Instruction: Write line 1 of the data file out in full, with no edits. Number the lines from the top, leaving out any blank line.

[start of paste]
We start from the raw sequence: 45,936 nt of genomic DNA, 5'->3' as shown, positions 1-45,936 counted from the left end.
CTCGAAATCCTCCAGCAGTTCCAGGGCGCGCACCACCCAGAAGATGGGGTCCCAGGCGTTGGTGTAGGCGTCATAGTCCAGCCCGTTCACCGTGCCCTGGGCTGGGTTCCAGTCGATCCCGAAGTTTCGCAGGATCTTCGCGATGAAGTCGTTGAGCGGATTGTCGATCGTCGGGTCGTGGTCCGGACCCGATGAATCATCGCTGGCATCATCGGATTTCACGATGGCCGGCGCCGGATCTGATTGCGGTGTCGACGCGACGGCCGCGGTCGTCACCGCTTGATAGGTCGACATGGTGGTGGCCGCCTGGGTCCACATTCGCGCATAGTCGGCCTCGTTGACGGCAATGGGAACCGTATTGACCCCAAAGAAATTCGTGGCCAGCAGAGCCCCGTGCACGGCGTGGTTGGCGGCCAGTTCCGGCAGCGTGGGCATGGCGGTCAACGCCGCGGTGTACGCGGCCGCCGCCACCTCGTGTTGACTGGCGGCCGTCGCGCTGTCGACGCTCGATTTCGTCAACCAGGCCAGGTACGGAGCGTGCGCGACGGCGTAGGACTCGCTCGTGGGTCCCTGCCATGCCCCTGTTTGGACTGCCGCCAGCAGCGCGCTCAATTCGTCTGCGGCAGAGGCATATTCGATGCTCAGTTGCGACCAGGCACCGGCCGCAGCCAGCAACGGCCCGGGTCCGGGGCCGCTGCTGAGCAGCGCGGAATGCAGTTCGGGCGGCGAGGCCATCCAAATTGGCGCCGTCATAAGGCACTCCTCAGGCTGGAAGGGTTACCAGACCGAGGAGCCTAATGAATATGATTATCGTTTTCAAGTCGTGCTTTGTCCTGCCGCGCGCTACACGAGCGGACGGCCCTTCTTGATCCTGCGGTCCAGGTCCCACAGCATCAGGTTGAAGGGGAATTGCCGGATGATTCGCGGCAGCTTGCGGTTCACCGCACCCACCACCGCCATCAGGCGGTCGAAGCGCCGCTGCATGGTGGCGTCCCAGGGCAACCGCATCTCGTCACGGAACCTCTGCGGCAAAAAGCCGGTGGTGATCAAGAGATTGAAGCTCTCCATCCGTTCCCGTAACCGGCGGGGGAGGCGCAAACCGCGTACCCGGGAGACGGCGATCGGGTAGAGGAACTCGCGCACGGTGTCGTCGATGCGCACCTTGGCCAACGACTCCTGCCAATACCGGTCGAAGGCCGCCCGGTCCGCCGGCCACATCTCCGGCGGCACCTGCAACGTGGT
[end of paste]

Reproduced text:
We start from the raw sequence: 45,936 nt of genomic DNA, 5'->3' as shown, positions 1-45,936 counted from the left end.